Rheumatoid arthritis (RA) costs more to business and industry than almost any other disease. Speaking at a rheumatology congress in Vienna today (Thursday 9 June), USA experts estimated that RA costs employers over $4,000 more per person, per year.
Dr Ron Ozminkowski from the Institute for Health and Productivity Studies at Cornell University and the Medstat Group Inc in Michigan led the study to establish medical expenditure and indirect costs for employees with RA, compared to those with other illnesses. Around one per cent of the population has RA. There have been few studies on the cost of RA and although most people understand that it is a high-cost disease, the actual cost compared to other disorders is unknown.
In collaboration with Dr Wayne Burton from Northwestern University in Chicago, Dr Ozminkowski and colleagues looked at data from 8502 people with RA and the same number of people of similar age, gender, location, employment and healthcare plan, but with other disorders. "We then calculated expenditure on medical care, absenteeism and short term disability benefits over 12 months," said Dr Burton.
"We found that RA averaged $4244 higher per person, per year than costs for other conditions, mostly due to medical care," he continued. RA was more costly than cancers, diabetes, back pain, asthma and other chronic lung disorders, bipolar disorder (one of the most expensive psychiatric disorders) and kidney failure. Only depression, heart disease and high blood pressure cost more than RA.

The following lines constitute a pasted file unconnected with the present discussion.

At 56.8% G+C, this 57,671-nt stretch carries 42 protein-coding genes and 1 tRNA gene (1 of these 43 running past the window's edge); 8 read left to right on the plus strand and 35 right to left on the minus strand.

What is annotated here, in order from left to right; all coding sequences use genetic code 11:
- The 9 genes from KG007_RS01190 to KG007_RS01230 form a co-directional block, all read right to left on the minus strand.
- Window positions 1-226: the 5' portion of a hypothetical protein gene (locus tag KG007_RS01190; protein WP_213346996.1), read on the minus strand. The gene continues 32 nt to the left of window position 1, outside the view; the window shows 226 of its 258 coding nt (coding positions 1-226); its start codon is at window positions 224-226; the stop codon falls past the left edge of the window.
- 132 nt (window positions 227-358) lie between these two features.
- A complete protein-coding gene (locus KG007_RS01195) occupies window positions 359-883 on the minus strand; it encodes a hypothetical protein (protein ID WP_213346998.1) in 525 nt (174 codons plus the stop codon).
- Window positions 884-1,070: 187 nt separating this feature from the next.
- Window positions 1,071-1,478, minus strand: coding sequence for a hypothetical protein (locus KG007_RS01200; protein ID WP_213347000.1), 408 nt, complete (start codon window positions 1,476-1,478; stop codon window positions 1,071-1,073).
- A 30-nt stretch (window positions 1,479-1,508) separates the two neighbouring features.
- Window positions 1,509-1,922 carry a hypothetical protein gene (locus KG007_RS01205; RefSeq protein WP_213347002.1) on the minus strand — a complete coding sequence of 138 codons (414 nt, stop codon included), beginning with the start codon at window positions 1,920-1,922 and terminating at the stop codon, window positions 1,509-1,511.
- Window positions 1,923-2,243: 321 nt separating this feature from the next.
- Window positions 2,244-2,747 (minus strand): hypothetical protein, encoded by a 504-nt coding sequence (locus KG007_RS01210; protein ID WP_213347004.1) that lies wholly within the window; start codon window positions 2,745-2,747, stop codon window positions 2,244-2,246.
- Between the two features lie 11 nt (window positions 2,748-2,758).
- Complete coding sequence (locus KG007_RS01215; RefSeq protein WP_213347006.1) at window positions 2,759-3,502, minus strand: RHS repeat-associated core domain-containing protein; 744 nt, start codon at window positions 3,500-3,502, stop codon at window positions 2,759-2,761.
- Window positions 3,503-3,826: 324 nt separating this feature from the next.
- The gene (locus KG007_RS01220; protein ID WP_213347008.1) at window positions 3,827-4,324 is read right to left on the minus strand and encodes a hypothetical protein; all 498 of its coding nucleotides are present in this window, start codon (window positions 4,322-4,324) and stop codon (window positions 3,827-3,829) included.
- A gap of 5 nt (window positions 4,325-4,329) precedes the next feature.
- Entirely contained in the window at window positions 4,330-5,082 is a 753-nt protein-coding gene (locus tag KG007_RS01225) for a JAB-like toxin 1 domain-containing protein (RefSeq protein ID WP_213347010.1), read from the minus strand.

Although there were no significant differences in absenteeism due to these illnesses, short term disability benefits cost an average of $802, an extra $130 compared to other disorders. Medical care for RA, however, was dramatically higher, costing $7337 whereas $3250 was attributable to the people who did not have RA.
Commenting on the findings, Dr Burton said, "These issues are important to employers, partly because, in the USA, employers pay for the lion's share of health care costs. Most companies with over 500 employees are 'self-insured', meaning that they pay for the health care services used by their employees and dependents."
The research shows that despite the relatively low numbers of employees with RA, when it occurs it is much more costly, on average, than most other conditions.
Treatment is available and anyone who has symptoms would be well advised to seek medical advice promptly. "Employers and occupational physicians need to be aware of the costs of RA. Companies should assist employees with RA in their job situation and their transition back to work after a period of disability," he advised.